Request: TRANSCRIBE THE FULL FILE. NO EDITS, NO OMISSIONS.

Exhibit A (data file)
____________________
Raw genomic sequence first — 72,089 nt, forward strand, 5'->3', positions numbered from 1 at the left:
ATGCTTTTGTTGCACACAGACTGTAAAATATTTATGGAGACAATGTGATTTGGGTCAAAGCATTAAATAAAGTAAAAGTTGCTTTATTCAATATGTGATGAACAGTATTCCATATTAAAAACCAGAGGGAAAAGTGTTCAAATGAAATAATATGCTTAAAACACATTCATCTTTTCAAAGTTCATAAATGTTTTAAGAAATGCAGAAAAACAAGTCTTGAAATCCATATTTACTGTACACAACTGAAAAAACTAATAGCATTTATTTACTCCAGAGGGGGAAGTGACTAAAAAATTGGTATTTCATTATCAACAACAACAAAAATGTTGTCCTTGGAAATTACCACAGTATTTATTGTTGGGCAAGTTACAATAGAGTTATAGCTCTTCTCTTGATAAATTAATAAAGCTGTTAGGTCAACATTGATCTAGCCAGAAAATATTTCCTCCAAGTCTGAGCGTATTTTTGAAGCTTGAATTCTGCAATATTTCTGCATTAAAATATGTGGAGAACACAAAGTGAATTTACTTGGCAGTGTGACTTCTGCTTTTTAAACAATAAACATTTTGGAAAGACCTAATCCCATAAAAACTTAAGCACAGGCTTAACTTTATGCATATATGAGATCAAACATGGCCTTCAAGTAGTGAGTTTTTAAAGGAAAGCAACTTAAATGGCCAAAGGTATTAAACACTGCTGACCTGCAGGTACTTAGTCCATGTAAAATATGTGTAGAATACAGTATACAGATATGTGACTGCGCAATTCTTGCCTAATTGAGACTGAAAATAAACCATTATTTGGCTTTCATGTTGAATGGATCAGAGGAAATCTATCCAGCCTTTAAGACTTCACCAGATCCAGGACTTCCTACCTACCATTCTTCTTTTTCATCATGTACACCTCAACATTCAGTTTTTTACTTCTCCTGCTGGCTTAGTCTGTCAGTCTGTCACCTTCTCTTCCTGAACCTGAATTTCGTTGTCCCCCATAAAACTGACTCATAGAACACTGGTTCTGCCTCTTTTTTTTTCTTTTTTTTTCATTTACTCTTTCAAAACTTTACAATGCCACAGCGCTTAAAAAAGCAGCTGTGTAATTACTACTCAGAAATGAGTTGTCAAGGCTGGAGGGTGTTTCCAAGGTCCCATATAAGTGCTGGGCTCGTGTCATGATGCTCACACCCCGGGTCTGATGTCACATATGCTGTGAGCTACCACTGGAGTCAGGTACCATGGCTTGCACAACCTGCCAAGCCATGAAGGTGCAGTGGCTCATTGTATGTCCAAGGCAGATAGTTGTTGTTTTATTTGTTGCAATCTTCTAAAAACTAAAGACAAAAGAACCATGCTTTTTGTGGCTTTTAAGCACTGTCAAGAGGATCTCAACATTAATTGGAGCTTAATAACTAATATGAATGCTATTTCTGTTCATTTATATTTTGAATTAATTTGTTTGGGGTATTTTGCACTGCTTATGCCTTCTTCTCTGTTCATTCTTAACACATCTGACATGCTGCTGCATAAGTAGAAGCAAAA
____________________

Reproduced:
Raw genomic sequence first — 72,089 nt, forward strand, 5'->3', positions numbered from 1 at the left:
ATGCTTTTGTTGCACACAGACTGTAAAATATTTATGGAGACAATGTGATTTGGGTCAAAGCATTAAATAAAGTAAAAGTTGCTTTATTCAATATGTGATGAACAGTATTCCATATTAAAAACCAGAGGGAAAAGTGTTCAAATGAAATAATATGCTTAAAACACATTCATCTTTTCAAAGTTCATAAATGTTTTAAGAAATGCAGAAAAACAAGTCTTGAAATCCATATTTACTGTACACAACTGAAAAAACTAATAGCATTTATTTACTCCAGAGGGGGAAGTGACTAAAAAATTGGTATTTCATTATCAACAACAACAAAAATGTTGTCCTTGGAAATTACCACAGTATTTATTGTTGGGCAAGTTACAATAGAGTTATAGCTCTTCTCTTGATAAATTAATAAAGCTGTTAGGTCAACATTGATCTAGCCAGAAAATATTTCCTCCAAGTCTGAGCGTATTTTTGAAGCTTGAATTCTGCAATATTTCTGCATTAAAATATGTGGAGAACACAAAGTGAATTTACTTGGCAGTGTGACTTCTGCTTTTTAAACAATAAACATTTTGGAAAGACCTAATCCCATAAAAACTTAAGCACAGGCTTAACTTTATGCATATATGAGATCAAACATGGCCTTCAAGTAGTGAGTTTTTAAAGGAAAGCAACTTAAATGGCCAAAGGTATTAAACACTGCTGACCTGCAGGTACTTAGTCCATGTAAAATATGTGTAGAATACAGTATACAGATATGTGACTGCGCAATTCTTGCCTAATTGAGACTGAAAATAAACCATTATTTGGCTTTCATGTTGAATGGATCAGAGGAAATCTATCCAGCCTTTAAGACTTCACCAGATCCAGGACTTCCTACCTACCATTCTTCTTTTTCATCATGTACACCTCAACATTCAGTTTTTTACTTCTCCTGCTGGCTTAGTCTGTCAGTCTGTCACCTTCTCTTCCTGAACCTGAATTTCGTTGTCCCCCATAAAACTGACTCATAGAACACTGGTTCTGCCTCTTTTTTTTTCTTTTTTTTTCATTTACTCTTTCAAAACTTTACAATGCCACAGCGCTTAAAAAAGCAGCTGTGTAATTACTACTCAGAAATGAGTTGTCAAGGCTGGAGGGTGTTTCCAAGGTCCCATATAAGTGCTGGGCTCGTGTCATGATGCTCACACCCCGGGTCTGATGTCACATATGCTGTGAGCTACCACTGGAGTCAGGTACCATGGCTTGCACAACCTGCCAAGCCATGAAGGTGCAGTGGCTCATTGTATGTCCAAGGCAGATAGTTGTTGTTTTATTTGTTGCAATCTTCTAAAAACTAAAGACAAAAGAACCATGCTTTTTGTGGCTTTTAAGCACTGTCAAGAGGATCTCAACATTAATTGGAGCTTAATAACTAATATGAATGCTATTTCTGTTCATTTATATTTTGAATTAATTTGTTTGGGGTATTTTGCACTGCTTATGCCTTCTTCTCTGTTCATTCTTAACACATCTGACATGCTGCTGCATAAGTAGAAGCAAAA